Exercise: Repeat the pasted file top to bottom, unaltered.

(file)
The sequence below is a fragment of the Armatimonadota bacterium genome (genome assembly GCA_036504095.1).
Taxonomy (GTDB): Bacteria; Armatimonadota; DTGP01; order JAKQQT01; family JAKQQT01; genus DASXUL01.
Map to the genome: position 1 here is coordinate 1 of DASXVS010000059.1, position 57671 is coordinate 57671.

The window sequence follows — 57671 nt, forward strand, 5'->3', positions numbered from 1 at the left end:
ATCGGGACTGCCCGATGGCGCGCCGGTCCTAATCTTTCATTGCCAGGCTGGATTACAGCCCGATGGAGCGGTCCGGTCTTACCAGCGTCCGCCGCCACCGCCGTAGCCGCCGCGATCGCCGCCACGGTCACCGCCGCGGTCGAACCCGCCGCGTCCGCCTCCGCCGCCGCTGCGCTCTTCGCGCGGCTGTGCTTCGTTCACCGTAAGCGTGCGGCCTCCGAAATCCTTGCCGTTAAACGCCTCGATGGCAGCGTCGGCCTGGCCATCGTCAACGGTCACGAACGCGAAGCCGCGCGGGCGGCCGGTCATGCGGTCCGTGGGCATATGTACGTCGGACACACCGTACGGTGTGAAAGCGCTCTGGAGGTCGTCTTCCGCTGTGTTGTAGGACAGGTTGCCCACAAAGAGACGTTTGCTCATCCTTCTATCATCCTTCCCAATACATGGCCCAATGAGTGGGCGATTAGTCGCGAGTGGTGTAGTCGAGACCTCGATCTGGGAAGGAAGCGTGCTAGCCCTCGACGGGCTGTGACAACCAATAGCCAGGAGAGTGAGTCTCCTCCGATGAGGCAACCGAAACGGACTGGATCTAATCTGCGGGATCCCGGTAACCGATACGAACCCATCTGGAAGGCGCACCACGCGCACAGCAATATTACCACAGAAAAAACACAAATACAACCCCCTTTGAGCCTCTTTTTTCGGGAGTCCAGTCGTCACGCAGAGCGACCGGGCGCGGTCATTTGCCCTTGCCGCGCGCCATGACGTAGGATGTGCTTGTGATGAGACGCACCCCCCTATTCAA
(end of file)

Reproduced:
The sequence below is a fragment of the Armatimonadota bacterium genome (genome assembly GCA_036504095.1).
Taxonomy (GTDB): Bacteria; Armatimonadota; DTGP01; order JAKQQT01; family JAKQQT01; genus DASXUL01.
Map to the genome: position 1 here is coordinate 1 of DASXVS010000059.1, position 57671 is coordinate 57671.

The window sequence follows — 57671 nt, forward strand, 5'->3', positions numbered from 1 at the left end:
ATCGGGACTGCCCGATGGCGCGCCGGTCCTAATCTTTCATTGCCAGGCTGGATTACAGCCCGATGGAGCGGTCCGGTCTTACCAGCGTCCGCCGCCACCGCCGTAGCCGCCGCGATCGCCGCCACGGTCACCGCCGCGGTCGAACCCGCCGCGTCCGCCTCCGCCGCCGCTGCGCTCTTCGCGCGGCTGTGCTTCGTTCACCGTAAGCGTGCGGCCTCCGAAATCCTTGCCGTTAAACGCCTCGATGGCAGCGTCGGCCTGGCCATCGTCAACGGTCACGAACGCGAAGCCGCGCGGGCGGCCGGTCATGCGGTCCGTGGGCATATGTACGTCGGACACACCGTACGGTGTGAAAGCGCTCTGGAGGTCGTCTTCCGCTGTGTTGTAGGACAGGTTGCCCACAAAGAGACGTTTGCTCATCCTTCTATCATCCTTCCCAATACATGGCCCAATGAGTGGGCGATTAGTCGCGAGTGGTGTAGTCGAGACCTCGATCTGGGAAGGAAGCGTGCTAGCCCTCGACGGGCTGTGACAACCAATAGCCAGGAGAGTGAGTCTCCTCCGATGAGGCAACCGAAACGGACTGGATCTAATCTGCGGGATCCCGGTAACCGATACGAACCCATCTGGAAGGCGCACCACGCGCACAGCAATATTACCACAGAAAAAACACAAATACAACCCCCTTTGAGCCTCTTTTTTCGGGAGTCCAGTCGTCACGCAGAGCGACCGGGCGCGGTCATTTGCCCTTGCCGCGCGCCATGACGTAGGATGTGCTTGTGATGAGACGCACCCCCCTATTCAA